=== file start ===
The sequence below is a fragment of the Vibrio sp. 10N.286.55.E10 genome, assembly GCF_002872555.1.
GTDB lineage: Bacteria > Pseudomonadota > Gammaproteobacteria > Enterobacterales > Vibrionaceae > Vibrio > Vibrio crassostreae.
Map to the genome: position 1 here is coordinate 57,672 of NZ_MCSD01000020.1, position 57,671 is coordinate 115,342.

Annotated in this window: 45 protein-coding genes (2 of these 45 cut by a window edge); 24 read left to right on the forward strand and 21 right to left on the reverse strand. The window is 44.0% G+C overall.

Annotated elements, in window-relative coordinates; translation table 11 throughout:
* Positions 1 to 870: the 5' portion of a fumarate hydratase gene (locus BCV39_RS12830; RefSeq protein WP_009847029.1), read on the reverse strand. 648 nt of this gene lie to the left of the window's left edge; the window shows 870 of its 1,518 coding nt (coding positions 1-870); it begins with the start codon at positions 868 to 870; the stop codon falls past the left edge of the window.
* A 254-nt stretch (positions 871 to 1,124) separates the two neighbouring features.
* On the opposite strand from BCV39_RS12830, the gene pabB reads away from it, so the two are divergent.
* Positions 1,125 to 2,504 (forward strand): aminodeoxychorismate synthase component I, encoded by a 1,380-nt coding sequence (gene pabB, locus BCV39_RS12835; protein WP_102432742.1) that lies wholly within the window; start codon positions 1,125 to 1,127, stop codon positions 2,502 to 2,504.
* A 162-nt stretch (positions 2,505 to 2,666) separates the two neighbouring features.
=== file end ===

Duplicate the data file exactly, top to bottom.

The sequence below is a fragment of the Vibrio sp. 10N.286.55.E10 genome, assembly GCF_002872555.1.
GTDB lineage: Bacteria > Pseudomonadota > Gammaproteobacteria > Enterobacterales > Vibrionaceae > Vibrio > Vibrio crassostreae.
Map to the genome: position 1 here is coordinate 57,672 of NZ_MCSD01000020.1, position 57,671 is coordinate 115,342.

Annotated in this window: 45 protein-coding genes (2 of these 45 cut by a window edge); 24 read left to right on the forward strand and 21 right to left on the reverse strand. The window is 44.0% G+C overall.

Annotated elements, in window-relative coordinates; translation table 11 throughout:
* Positions 1 to 870: the 5' portion of a fumarate hydratase gene (locus BCV39_RS12830; RefSeq protein WP_009847029.1), read on the reverse strand. 648 nt of this gene lie to the left of the window's left edge; the window shows 870 of its 1,518 coding nt (coding positions 1-870); it begins with the start codon at positions 868 to 870; the stop codon falls past the left edge of the window.
* A 254-nt stretch (positions 871 to 1,124) separates the two neighbouring features.
* On the opposite strand from BCV39_RS12830, the gene pabB reads away from it, so the two are divergent.
* Positions 1,125 to 2,504 (forward strand): aminodeoxychorismate synthase component I, encoded by a 1,380-nt coding sequence (gene pabB, locus BCV39_RS12835; protein WP_102432742.1) that lies wholly within the window; start codon positions 1,125 to 1,127, stop codon positions 2,502 to 2,504.
* A 162-nt stretch (positions 2,505 to 2,666) separates the two neighbouring features.